ZURICH, November 20, 2018
ZURICH, November 20, 2018 /PRNewswire/ --
Catastrophe risk modelling has revolutionised the way insurers assess, price and manage disaster risks. Its usefulness to society could be even further enhanced by integrating the latest climate science, observational capabilities and emerging technologies, according to a research report from The Geneva Association, the leading international think tank of the insurance industry.
The report 'Managing Physical Climate Risk: Leveraging Innovations in Catastrophe Risk Modelling' offers a comprehensive review of latest developments, opportunities and value proposition of the so-called Cat models. The study provides recommendations for enhancing Cat modelling with a forward-looking approach. This could enable stress testing and risk analysis under different climate change scenarios and support new climate insurance product and service offerings.
Anna Maria D'Hulster, Secretary General of The Geneva Association, said: "Cat modelling is more relevant than ever. As the effects of climate change become more severe, the insurance industry must keep up with market demand and anticipate future changes through the advancement of risk analytics. Cat models can assist insurers and policymakers develop a thorough understanding of the costs and implications of catastrophe risk. Few sectors of the economy play a role as intense in catastrophe recovery as insurance; therefore, the industry should strive to continually strengthen the predictive power of its Cat modelling capabilities."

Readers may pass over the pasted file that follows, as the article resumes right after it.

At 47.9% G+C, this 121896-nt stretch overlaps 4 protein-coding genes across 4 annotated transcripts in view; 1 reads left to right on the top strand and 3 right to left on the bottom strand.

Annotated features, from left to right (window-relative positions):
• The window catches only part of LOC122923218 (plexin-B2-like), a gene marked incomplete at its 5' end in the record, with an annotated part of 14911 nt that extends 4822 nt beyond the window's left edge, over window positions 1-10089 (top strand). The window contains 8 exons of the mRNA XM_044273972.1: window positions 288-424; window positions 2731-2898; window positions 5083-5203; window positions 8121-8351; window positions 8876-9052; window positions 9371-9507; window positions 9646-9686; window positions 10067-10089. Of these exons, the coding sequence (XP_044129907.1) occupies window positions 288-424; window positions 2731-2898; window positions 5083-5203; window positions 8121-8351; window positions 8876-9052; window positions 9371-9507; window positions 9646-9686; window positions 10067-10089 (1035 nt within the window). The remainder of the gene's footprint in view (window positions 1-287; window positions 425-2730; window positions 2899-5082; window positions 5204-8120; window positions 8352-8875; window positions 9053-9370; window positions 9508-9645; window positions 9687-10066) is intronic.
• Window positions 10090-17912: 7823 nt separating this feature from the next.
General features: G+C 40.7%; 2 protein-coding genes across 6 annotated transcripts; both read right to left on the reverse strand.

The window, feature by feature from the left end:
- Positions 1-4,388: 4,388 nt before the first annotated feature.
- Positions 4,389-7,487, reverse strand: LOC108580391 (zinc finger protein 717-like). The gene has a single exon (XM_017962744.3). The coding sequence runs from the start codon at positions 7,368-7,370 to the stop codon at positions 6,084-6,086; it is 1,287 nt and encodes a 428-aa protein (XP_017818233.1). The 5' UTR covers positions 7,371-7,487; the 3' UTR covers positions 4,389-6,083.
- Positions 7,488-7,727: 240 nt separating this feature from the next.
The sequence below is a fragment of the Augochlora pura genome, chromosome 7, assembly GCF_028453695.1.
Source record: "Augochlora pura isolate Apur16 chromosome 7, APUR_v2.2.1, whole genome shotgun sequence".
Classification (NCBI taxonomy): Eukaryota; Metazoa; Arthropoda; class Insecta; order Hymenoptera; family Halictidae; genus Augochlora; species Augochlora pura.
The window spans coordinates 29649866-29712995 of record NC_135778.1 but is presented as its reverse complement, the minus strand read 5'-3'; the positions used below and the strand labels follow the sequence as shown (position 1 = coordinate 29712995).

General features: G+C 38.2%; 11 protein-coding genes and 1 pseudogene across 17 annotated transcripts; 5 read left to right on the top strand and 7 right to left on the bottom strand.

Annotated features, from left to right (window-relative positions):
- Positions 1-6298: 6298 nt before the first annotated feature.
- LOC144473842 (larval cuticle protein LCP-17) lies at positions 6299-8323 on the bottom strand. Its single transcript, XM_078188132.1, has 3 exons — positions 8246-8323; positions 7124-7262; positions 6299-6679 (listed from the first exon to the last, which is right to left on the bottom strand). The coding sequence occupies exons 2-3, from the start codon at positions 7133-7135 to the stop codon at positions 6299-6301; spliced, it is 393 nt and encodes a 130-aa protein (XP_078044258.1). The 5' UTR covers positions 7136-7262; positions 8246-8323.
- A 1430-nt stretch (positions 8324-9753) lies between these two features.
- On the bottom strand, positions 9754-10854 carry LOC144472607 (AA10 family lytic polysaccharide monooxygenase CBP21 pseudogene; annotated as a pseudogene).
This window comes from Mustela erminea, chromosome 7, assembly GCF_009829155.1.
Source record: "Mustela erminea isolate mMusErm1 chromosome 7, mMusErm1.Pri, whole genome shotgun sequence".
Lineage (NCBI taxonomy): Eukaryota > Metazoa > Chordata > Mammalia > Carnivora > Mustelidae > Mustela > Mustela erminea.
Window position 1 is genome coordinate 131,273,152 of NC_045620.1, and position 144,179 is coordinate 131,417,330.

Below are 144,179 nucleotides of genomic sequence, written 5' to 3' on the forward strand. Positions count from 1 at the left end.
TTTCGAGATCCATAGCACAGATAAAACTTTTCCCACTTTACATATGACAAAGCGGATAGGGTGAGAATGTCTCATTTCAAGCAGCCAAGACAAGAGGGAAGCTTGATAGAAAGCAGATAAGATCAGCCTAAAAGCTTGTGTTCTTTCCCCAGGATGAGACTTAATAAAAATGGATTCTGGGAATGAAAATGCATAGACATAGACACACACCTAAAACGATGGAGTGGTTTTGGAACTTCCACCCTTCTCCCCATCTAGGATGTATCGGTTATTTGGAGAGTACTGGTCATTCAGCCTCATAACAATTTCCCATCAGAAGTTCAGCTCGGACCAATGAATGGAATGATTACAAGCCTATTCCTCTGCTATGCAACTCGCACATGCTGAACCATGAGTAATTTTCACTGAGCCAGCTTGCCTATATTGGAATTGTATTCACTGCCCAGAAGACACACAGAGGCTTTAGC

Maryam Golnaraghi, Director Extreme Events and Climate Risk of The Geneva Association, added: "Building on the recommendations of the Financial Stability Board's Task Force on Climate-related Financial Disclosures, increasingly more sectors are considering physical climate risk in their core business and investing methodologies. Cat models, if properly conditioned to climate change scenarios, could be utilised to understand the impact of weather-related risk on assets, operations and investments, and to develop risk management measures to address such risk."
In light of the investment gap in infrastructure, Cat models could be extended to assess and mitigate extreme weather risk across the life cycle of infrastructure projects. This could enhance infrastructure climate resilience and offer additional risk transfer and investment opportunities.
Furthermore, the next generation of Cat models should embrace a systems-based thinking, by connecting them with other modelling systems such as those applied in economic analysis, the water-food-energy nexus, and infrastructure and health systems. This could result in better understanding of feedback loops and cascading effects within and across sectors, and lead to improved policymaking, planning and risk management decisions.
The research report builds on experiences and insights from leading international experts from catastrophe risk modelling firms, the scientific and academic communities, international development practitioners and the (re)insurance industry.